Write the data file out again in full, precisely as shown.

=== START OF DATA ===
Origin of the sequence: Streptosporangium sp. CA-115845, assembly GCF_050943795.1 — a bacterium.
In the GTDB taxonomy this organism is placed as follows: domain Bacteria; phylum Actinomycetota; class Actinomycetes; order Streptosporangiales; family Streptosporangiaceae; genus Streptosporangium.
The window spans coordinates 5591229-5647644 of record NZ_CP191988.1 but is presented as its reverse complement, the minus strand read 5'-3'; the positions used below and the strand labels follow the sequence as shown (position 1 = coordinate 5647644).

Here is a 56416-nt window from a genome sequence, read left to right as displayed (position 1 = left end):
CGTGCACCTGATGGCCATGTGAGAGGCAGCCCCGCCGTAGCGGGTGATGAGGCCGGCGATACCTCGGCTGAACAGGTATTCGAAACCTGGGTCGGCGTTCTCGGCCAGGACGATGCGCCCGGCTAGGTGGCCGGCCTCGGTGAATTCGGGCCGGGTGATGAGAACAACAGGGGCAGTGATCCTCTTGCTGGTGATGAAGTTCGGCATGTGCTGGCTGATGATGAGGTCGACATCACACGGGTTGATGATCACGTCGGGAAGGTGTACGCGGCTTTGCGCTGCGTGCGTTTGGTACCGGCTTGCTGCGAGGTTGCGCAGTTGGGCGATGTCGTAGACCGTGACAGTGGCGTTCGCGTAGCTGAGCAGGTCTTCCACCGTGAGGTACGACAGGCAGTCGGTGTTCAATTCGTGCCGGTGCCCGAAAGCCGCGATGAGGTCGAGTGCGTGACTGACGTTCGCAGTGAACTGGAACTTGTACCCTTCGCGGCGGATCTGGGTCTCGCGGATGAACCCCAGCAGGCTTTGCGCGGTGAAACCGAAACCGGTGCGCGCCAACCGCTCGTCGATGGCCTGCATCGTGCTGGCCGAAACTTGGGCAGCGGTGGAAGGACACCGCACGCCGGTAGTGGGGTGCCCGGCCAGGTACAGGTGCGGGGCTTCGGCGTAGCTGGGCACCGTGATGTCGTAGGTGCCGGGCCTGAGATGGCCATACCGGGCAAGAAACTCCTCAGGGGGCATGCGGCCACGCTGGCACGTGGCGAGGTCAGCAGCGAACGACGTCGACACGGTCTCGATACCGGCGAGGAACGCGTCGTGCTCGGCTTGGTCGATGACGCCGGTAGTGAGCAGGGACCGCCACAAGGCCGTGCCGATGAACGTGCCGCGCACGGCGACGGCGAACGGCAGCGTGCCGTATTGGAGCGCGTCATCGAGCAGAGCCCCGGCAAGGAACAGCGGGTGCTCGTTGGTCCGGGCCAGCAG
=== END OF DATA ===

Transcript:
Origin of the sequence: Streptosporangium sp. CA-115845, assembly GCF_050943795.1 — a bacterium.
In the GTDB taxonomy this organism is placed as follows: domain Bacteria; phylum Actinomycetota; class Actinomycetes; order Streptosporangiales; family Streptosporangiaceae; genus Streptosporangium.
The window spans coordinates 5591229-5647644 of record NZ_CP191988.1 but is presented as its reverse complement, the minus strand read 5'-3'; the positions used below and the strand labels follow the sequence as shown (position 1 = coordinate 5647644).

Here is a 56416-nt window from a genome sequence, read left to right as displayed (position 1 = left end):
CGTGCACCTGATGGCCATGTGAGAGGCAGCCCCGCCGTAGCGGGTGATGAGGCCGGCGATACCTCGGCTGAACAGGTATTCGAAACCTGGGTCGGCGTTCTCGGCCAGGACGATGCGCCCGGCTAGGTGGCCGGCCTCGGTGAATTCGGGCCGGGTGATGAGAACAACAGGGGCAGTGATCCTCTTGCTGGTGATGAAGTTCGGCATGTGCTGGCTGATGATGAGGTCGACATCACACGGGTTGATGATCACGTCGGGAAGGTGTACGCGGCTTTGCGCTGCGTGCGTTTGGTACCGGCTTGCTGCGAGGTTGCGCAGTTGGGCGATGTCGTAGACCGTGACAGTGGCGTTCGCGTAGCTGAGCAGGTCTTCCACCGTGAGGTACGACAGGCAGTCGGTGTTCAATTCGTGCCGGTGCCCGAAAGCCGCGATGAGGTCGAGTGCGTGACTGACGTTCGCAGTGAACTGGAACTTGTACCCTTCGCGGCGGATCTGGGTCTCGCGGATGAACCCCAGCAGGCTTTGCGCGGTGAAACCGAAACCGGTGCGCGCCAACCGCTCGTCGATGGCCTGCATCGTGCTGGCCGAAACTTGGGCAGCGGTGGAAGGACACCGCACGCCGGTAGTGGGGTGCCCGGCCAGGTACAGGTGCGGGGCTTCGGCGTAGCTGGGCACCGTGATGTCGTAGGTGCCGGGCCTGAGATGGCCATACCGGGCAAGAAACTCCTCAGGGGGCATGCGGCCACGCTGGCACGTGGCGAGGTCAGCAGCGAACGACGTCGACACGGTCTCGATACCGGCGAGGAACGCGTCGTGCTCGGCTTGGTCGATGACGCCGGTAGTGAGCAGGGACCGCCACAAGGCCGTGCCGATGAACGTGCCGCGCACGGCGACGGCGAACGGCAGCGTGCCGTATTGGAGCGCGTCATCGAGCAGAGCCCCGGCAAGGAACAGCGGGTGCTCGTTGGTCCGGGCCAGCAG